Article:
By Zeenat Zafar
However, Hangal is not the only one who is short on cash despite being a name in the Indian film industry for more than 40 years. Many other artistes have died not only alone and forgotten but also as unattended paupers. Khan Mastana, Mohammed Rafi’s co-singer in the famous patriotic number ‘Watan ki Raah Mein Watan ke Naujawan Shaheed Ho’ died a beggar at the Haji Ali Dargah in Mumbai.
What happened to Vimi and Cuckoo was even worse. Vimi shot to fame with the B R Films movie ‘Humraaz’. Her decline was just as rapid. It is alleged that when she stopped getting roles, she was linked to a call-girl racket. When she died no one came to collect her body from the hospital where she had breathed her last.
The most tragic story is that of Meena Kumari, who won five Filmfare Awards. It is said that problems in her personal life made her an alcoholic and that most of her money was usurped by her husband, producer-director Kamal Amrohi. When she died at her Bandra flat, there was no money even for her burial.
"I feel that Meenaji was not an economically savvy person. And she had a huge family to support. Her finances were managed by her relatives, who probably made mistakes. One also has to keep in mind that there were limited investment opportunities then - the market was not as open as it is today. The financial options that we have today are far greater. The stars today live in nuclear families. At best, they look after their parents," says Sharmila Tagore, chairperson of the Central Board of Film Certification.
But it is a known fact that the film industry has been traditionally cruel to its veterans. While people like filmmakers, writers, composers and singers get some acclaim, there are others like editors, audiographers, make-up artistes, stuntmen and junior artists who go into oblivion without getting the credit that they deserve.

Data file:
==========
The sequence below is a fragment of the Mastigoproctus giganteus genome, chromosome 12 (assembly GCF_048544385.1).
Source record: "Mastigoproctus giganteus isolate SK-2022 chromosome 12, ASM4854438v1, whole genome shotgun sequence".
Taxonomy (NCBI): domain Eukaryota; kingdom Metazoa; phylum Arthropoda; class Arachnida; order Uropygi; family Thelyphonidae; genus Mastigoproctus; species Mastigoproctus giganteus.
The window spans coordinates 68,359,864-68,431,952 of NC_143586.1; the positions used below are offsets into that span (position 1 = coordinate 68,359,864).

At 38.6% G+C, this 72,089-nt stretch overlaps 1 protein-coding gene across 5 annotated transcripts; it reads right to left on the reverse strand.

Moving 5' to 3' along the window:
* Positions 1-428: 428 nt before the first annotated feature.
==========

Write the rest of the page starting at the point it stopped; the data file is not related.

The worst thing that can happen to an actor, besides having no money, is losing his/her celebrity status. Born in 1905, Chandra Mohan shot to fame with V Shantaram’s ‘Amrit Manthan’. With movies like ‘Pukar’, ‘Humayun’ and ‘Shaheed’, he became India’s most popular actor of the 50s and took to drinking and gambling. When he died at age 43, he went down to hooch - a long step down from his usual: VAT 69. His funeral expenses were paid by his drinking partner Moti Lal.
Very few would even remember Chandulal Shah who joined the industry by chance. He directed his first independent movie in 1926 – ‘Typist Girl’, which became an instant hit. In 1929, he founded Ranjit Studio, which employed actors like K L Saigal and Moti Lal. His downfall started when Raj Kapoor and Nargis starrer ‘Paapi’ failed at the box office followed by ‘Zameen ke Taare’.
e took to gambling and horse racing. On November 25, 1975, the industry’s most powerful man, who once owned a fleet of cars, was reduced to traveling in buses and died penniless.
So why is it that these stars ended up penniless? "While they were paid very well, as were directors, singers and music directors, the character actors were on a thin pay packet. Those days property and cars cost nothing. For example, if one was paid ` 1 lakh, one could buy an apartment. Most character actors, with the exception of Pran and Ashok Kumar, were not paid well. Before he became a character actor, Ashok Kumar was a famous hero and acted in many movies," Sharmila Tagore tells you.
The most common reason for yesteryear stars dying or living in penury is inflation.